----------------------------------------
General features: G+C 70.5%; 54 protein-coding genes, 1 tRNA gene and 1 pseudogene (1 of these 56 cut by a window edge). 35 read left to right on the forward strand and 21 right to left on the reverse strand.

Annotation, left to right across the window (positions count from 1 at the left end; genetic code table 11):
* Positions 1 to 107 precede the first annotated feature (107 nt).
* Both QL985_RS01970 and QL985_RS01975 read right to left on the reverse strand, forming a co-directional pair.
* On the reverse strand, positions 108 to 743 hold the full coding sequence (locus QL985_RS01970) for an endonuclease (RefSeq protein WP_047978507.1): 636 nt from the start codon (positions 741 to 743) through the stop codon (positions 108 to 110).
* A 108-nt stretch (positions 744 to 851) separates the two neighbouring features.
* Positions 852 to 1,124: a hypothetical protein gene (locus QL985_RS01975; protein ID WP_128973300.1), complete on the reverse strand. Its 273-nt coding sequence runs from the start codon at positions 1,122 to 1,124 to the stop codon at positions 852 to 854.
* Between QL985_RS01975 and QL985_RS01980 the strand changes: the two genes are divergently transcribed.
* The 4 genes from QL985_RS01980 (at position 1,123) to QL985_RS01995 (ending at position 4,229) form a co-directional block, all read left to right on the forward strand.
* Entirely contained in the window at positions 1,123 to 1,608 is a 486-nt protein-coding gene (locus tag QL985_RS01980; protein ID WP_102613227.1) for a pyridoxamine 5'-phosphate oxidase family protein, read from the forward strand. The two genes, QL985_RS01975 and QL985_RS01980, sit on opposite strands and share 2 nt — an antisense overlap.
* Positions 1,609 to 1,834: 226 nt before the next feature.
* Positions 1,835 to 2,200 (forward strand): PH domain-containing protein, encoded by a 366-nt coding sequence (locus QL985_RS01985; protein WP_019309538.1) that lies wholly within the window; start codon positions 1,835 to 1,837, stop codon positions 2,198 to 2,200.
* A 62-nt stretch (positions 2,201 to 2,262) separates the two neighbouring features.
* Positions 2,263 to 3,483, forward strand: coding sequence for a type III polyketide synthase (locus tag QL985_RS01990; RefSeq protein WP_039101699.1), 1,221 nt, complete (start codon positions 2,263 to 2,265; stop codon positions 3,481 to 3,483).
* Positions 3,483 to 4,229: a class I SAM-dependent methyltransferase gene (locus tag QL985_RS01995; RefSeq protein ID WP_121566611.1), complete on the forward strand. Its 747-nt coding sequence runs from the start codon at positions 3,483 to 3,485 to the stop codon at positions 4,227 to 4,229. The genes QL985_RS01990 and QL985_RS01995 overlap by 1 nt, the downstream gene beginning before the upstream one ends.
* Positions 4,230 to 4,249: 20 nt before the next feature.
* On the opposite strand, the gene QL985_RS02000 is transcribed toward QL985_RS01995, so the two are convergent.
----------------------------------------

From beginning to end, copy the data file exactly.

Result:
General features: G+C 70.5%; 54 protein-coding genes, 1 tRNA gene and 1 pseudogene (1 of these 56 cut by a window edge). 35 read left to right on the forward strand and 21 right to left on the reverse strand.

Annotation, left to right across the window (positions count from 1 at the left end; genetic code table 11):
* Positions 1 to 107 precede the first annotated feature (107 nt).
* Both QL985_RS01970 and QL985_RS01975 read right to left on the reverse strand, forming a co-directional pair.
* On the reverse strand, positions 108 to 743 hold the full coding sequence (locus QL985_RS01970) for an endonuclease (RefSeq protein WP_047978507.1): 636 nt from the start codon (positions 741 to 743) through the stop codon (positions 108 to 110).
* A 108-nt stretch (positions 744 to 851) separates the two neighbouring features.
* Positions 852 to 1,124: a hypothetical protein gene (locus QL985_RS01975; protein ID WP_128973300.1), complete on the reverse strand. Its 273-nt coding sequence runs from the start codon at positions 1,122 to 1,124 to the stop codon at positions 852 to 854.
* Between QL985_RS01975 and QL985_RS01980 the strand changes: the two genes are divergently transcribed.
* The 4 genes from QL985_RS01980 (at position 1,123) to QL985_RS01995 (ending at position 4,229) form a co-directional block, all read left to right on the forward strand.
* Entirely contained in the window at positions 1,123 to 1,608 is a 486-nt protein-coding gene (locus tag QL985_RS01980; protein ID WP_102613227.1) for a pyridoxamine 5'-phosphate oxidase family protein, read from the forward strand. The two genes, QL985_RS01975 and QL985_RS01980, sit on opposite strands and share 2 nt — an antisense overlap.
* Positions 1,609 to 1,834: 226 nt before the next feature.
* Positions 1,835 to 2,200 (forward strand): PH domain-containing protein, encoded by a 366-nt coding sequence (locus QL985_RS01985; protein WP_019309538.1) that lies wholly within the window; start codon positions 1,835 to 1,837, stop codon positions 2,198 to 2,200.
* A 62-nt stretch (positions 2,201 to 2,262) separates the two neighbouring features.
* Positions 2,263 to 3,483, forward strand: coding sequence for a type III polyketide synthase (locus tag QL985_RS01990; RefSeq protein WP_039101699.1), 1,221 nt, complete (start codon positions 2,263 to 2,265; stop codon positions 3,481 to 3,483).
* Positions 3,483 to 4,229: a class I SAM-dependent methyltransferase gene (locus tag QL985_RS01995; RefSeq protein ID WP_121566611.1), complete on the forward strand. Its 747-nt coding sequence runs from the start codon at positions 3,483 to 3,485 to the stop codon at positions 4,227 to 4,229. The genes QL985_RS01990 and QL985_RS01995 overlap by 1 nt, the downstream gene beginning before the upstream one ends.
* Positions 4,230 to 4,249: 20 nt before the next feature.
* On the opposite strand, the gene QL985_RS02000 is transcribed toward QL985_RS01995, so the two are convergent.